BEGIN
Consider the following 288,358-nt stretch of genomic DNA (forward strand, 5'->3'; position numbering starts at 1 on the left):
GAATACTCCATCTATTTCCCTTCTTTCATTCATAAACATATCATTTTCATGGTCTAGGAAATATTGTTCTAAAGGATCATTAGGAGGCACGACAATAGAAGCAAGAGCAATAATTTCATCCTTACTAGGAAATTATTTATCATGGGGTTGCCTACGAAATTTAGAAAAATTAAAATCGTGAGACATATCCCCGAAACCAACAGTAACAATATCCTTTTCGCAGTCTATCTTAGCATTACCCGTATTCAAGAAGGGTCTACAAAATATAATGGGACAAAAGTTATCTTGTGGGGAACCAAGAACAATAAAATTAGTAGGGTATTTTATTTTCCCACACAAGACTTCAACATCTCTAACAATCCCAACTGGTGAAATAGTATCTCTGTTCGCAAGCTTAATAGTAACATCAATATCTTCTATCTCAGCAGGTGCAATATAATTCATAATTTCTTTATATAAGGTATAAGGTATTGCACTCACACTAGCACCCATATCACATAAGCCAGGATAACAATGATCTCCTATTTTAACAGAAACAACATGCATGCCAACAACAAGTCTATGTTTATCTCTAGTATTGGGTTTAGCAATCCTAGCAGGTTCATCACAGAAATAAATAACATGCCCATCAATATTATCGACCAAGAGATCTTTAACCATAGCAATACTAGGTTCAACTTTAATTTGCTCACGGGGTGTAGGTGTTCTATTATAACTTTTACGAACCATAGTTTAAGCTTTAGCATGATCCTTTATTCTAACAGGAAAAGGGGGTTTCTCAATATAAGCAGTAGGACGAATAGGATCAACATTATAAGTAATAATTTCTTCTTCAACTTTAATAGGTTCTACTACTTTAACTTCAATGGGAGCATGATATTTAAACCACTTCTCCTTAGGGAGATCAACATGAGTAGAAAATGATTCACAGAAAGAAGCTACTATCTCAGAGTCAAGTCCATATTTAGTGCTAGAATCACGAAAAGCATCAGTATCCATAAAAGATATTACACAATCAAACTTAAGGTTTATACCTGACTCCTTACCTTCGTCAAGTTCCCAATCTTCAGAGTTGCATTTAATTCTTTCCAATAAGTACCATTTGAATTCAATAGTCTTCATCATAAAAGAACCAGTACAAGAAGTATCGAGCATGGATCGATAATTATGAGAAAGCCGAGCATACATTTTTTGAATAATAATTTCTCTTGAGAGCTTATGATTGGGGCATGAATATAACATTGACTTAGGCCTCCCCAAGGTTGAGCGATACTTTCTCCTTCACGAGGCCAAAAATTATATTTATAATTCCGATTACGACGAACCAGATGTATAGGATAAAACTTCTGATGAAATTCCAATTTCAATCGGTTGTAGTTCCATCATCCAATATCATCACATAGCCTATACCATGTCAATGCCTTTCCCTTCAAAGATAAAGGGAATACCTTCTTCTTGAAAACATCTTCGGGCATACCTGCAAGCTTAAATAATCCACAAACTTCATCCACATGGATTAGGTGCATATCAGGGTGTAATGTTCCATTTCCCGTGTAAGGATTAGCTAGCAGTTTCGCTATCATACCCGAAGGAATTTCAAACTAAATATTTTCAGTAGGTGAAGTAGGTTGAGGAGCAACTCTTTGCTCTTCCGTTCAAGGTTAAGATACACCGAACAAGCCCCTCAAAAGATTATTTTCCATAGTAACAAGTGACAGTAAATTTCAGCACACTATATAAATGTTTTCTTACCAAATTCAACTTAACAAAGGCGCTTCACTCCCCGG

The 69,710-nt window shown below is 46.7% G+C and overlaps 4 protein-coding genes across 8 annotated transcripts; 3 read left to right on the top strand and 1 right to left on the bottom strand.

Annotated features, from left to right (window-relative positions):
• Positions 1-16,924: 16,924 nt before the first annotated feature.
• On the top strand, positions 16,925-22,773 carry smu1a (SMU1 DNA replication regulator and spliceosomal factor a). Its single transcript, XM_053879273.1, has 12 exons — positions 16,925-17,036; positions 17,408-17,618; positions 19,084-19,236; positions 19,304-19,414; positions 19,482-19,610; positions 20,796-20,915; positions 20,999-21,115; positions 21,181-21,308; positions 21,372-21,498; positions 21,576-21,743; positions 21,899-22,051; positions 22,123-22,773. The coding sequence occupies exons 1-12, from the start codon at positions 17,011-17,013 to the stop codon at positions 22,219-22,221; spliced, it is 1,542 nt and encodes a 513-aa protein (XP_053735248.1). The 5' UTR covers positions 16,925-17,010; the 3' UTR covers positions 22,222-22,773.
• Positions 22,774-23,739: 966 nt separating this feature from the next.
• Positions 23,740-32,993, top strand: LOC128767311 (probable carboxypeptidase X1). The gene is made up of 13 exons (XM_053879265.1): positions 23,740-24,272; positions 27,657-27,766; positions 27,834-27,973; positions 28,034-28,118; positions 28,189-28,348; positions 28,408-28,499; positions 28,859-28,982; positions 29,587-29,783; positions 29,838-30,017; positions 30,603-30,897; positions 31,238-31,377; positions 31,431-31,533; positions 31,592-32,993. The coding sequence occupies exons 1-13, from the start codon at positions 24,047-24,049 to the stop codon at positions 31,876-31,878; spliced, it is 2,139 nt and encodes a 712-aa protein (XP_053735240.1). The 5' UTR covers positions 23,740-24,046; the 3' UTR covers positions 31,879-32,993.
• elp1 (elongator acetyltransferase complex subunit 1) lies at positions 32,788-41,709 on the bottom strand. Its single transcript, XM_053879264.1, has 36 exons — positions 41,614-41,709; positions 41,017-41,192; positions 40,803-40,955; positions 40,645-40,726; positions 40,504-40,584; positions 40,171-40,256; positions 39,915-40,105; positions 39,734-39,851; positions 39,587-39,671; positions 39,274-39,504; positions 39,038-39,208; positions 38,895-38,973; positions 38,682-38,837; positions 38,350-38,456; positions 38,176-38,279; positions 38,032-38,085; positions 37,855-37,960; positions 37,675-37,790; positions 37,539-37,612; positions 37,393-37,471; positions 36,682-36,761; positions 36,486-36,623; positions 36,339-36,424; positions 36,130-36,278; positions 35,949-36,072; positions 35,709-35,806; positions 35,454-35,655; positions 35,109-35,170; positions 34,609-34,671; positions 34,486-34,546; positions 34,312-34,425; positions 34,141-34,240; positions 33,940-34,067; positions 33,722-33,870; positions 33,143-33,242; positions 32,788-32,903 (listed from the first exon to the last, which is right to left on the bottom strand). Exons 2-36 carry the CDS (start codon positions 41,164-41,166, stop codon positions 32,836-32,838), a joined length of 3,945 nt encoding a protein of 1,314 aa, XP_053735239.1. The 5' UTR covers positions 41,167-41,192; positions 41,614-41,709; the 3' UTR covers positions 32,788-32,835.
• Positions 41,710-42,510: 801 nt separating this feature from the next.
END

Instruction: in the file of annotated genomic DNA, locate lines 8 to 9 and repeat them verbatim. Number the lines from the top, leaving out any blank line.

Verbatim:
• Positions 23,740-32,993, top strand: LOC128767311 (probable carboxypeptidase X1). The gene is made up of 13 exons (XM_053879265.1): positions 23,740-24,272; positions 27,657-27,766; positions 27,834-27,973; positions 28,034-28,118; positions 28,189-28,348; positions 28,408-28,499; positions 28,859-28,982; positions 29,587-29,783; positions 29,838-30,017; positions 30,603-30,897; positions 31,238-31,377; positions 31,431-31,533; positions 31,592-32,993. The coding sequence occupies exons 1-13, from the start codon at positions 24,047-24,049 to the stop codon at positions 31,876-31,878; spliced, it is 2,139 nt and encodes a 712-aa protein (XP_053735240.1). The 5' UTR covers positions 23,740-24,046; the 3' UTR covers positions 31,879-32,993.
• elp1 (elongator acetyltransferase complex subunit 1) lies at positions 32,788-41,709 on the bottom strand. Its single transcript, XM_053879264.1, has 36 exons — positions 41,614-41,709; positions 41,017-41,192; positions 40,803-40,955; positions 40,645-40,726; positions 40,504-40,584; positions 40,171-40,256; positions 39,915-40,105; positions 39,734-39,851; positions 39,587-39,671; positions 39,274-39,504; positions 39,038-39,208; positions 38,895-38,973; positions 38,682-38,837; positions 38,350-38,456; positions 38,176-38,279; positions 38,032-38,085; positions 37,855-37,960; positions 37,675-37,790; positions 37,539-37,612; positions 37,393-37,471; positions 36,682-36,761; positions 36,486-36,623; positions 36,339-36,424; positions 36,130-36,278; positions 35,949-36,072; positions 35,709-35,806; positions 35,454-35,655; positions 35,109-35,170; positions 34,609-34,671; positions 34,486-34,546; positions 34,312-34,425; positions 34,141-34,240; positions 33,940-34,067; positions 33,722-33,870; positions 33,143-33,242; positions 32,788-32,903 (listed from the first exon to the last, which is right to left on the bottom strand). Exons 2-36 carry the CDS (start codon positions 41,164-41,166, stop codon positions 32,836-32,838), a joined length of 3,945 nt encoding a protein of 1,314 aa, XP_053735239.1. The 5' UTR covers positions 41,167-41,192; positions 41,614-41,709; the 3' UTR covers positions 32,788-32,835.